Saturday, September 19, 2009

Past Our Hotel

This poem came to be during the spring of 2008 after a trip to Oak Island, North Carolina. I joined in on a large group that hailed from Greensboro, including my sister and several of her friends that I was familiar with. The weekend nights began at the Captain's Cove Motel and culminated in jubilant outings to the beach, where nude sea bathing was all the rage, an activity that has yet to be surpassed in its sense of liberation.

Past our hotel
And down the beach access,
Our feet give way to sand,
Silent as we pass
The marsh with barking frogs
Camouflaged in water that runs
Down from corrugated roofs,
Treeless streets,
Into the gutter runs.

Beneath the clearness of a coastal moon
We cross the interdunal flats,
The sea-oat wall,
Onto the gaping strand,
Where the sand comes
Like a thousand needle-points to cling
Onto our naked bodies; spotless
We present ourselves
Like sweeping vagrants
Through the ruffled surf.

Five boys again, we run,
Hit the tidal rhythm --
Outlines drawn into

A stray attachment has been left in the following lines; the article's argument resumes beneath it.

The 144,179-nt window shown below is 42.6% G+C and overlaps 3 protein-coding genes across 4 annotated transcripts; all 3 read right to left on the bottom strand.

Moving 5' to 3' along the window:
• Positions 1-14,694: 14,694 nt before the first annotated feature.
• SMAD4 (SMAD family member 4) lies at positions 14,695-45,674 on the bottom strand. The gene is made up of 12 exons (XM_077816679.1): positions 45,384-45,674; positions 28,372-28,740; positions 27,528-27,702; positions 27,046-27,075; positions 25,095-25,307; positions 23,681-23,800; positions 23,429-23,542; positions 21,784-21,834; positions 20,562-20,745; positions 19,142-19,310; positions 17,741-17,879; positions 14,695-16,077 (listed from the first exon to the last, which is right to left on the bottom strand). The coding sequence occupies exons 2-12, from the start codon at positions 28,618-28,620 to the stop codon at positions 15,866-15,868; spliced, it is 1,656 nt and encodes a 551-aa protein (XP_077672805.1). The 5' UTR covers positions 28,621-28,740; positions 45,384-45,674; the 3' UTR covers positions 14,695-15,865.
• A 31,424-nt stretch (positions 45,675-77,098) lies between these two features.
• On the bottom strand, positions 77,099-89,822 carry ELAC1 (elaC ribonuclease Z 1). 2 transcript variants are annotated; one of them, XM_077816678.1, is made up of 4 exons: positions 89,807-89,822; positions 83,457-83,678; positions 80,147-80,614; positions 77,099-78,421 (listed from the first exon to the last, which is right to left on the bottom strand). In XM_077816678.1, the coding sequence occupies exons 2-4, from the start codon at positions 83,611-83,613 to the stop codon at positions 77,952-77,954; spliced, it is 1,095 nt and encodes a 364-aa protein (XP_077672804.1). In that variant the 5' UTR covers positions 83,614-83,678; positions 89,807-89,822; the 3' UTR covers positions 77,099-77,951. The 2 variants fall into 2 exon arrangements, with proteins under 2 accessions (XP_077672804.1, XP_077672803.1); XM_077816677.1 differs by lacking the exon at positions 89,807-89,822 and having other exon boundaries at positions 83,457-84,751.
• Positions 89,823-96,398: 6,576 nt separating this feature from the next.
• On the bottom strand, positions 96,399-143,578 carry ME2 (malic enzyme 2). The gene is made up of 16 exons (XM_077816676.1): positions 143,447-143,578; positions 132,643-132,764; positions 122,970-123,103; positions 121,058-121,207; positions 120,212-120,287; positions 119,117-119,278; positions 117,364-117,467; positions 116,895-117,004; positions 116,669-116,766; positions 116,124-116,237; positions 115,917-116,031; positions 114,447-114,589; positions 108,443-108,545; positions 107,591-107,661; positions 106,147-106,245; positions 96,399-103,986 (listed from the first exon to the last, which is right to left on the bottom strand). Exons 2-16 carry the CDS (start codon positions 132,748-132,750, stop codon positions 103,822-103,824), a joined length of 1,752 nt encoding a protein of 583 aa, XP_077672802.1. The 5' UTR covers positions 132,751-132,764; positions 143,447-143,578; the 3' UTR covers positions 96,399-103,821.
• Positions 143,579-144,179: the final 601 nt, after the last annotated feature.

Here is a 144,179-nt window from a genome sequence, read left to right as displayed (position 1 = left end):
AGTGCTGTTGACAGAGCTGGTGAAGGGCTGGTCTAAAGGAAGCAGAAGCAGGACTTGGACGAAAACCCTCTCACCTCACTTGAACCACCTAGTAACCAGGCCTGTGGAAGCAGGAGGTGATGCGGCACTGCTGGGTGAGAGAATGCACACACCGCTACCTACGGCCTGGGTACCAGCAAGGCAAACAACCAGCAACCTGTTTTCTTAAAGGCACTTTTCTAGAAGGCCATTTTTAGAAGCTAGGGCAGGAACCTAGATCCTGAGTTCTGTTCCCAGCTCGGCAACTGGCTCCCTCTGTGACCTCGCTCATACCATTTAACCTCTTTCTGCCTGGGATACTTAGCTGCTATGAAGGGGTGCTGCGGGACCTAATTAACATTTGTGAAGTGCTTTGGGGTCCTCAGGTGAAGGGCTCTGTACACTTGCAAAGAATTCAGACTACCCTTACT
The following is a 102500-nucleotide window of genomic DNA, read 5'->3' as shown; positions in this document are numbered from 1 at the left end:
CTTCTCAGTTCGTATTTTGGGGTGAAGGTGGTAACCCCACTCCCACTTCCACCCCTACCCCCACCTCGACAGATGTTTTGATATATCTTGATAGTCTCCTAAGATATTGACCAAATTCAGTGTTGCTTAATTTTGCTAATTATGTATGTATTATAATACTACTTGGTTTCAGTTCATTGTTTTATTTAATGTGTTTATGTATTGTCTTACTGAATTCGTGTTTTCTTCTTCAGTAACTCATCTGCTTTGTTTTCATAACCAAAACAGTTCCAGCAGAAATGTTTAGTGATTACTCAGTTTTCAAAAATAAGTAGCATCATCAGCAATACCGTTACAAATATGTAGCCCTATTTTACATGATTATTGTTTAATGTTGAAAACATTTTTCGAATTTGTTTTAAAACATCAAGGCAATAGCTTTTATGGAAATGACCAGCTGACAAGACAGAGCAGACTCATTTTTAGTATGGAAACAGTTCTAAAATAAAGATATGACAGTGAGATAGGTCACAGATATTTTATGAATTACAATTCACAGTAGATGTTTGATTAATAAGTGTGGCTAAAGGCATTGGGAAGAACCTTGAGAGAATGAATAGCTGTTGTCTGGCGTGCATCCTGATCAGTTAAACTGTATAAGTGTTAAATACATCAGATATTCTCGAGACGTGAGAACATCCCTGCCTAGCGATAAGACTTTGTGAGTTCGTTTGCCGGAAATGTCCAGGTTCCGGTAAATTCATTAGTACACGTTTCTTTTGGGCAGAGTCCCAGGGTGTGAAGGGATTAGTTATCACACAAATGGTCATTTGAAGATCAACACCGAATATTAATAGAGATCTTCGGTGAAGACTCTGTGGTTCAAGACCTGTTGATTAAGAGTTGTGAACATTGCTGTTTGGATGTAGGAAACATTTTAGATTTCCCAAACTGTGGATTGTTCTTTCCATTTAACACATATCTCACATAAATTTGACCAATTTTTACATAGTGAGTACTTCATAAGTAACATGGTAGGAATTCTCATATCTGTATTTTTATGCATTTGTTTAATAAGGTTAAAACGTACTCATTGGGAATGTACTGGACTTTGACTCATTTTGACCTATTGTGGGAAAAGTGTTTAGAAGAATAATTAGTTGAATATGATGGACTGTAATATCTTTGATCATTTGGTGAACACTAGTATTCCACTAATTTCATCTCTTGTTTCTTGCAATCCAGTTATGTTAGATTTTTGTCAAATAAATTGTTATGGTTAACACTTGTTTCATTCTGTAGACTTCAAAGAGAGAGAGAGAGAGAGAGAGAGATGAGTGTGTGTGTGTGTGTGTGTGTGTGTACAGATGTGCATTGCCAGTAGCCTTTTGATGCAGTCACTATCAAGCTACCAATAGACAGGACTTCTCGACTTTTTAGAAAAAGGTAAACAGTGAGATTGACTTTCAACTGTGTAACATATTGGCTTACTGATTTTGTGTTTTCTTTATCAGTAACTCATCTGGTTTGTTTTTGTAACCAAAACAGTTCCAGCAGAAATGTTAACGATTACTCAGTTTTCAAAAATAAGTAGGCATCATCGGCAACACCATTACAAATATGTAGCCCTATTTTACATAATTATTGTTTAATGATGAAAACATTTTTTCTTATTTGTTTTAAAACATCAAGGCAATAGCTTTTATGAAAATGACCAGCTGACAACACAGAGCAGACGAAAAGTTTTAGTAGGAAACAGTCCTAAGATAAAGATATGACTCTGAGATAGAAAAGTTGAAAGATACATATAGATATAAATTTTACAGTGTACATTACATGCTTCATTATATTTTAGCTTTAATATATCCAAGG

And out of a thousand difficulties,
Submerged, mixed and lost in the vortex
Drawn down from island corners.

On the Gravel After I Peed

From July 10th to August 17th I volunteered on a project studying the threatened Maroon-fronted Parrot in the Sierra Madre of NE Mexico. The parrots nested colonially in limestone cliffs, and my duty was to sit and observe and record nest activity, at times from a great distance. Some nesting sites had negligible nest activity, so I would wind up having 8 hours on my bum to deal with. As you can guess, I became adept at alternative activities. I wrote this poem on August 10th 2009. At this particular site I became obsessed with the butterflies, taking advantage of their weakness for urine salts. Enjoy!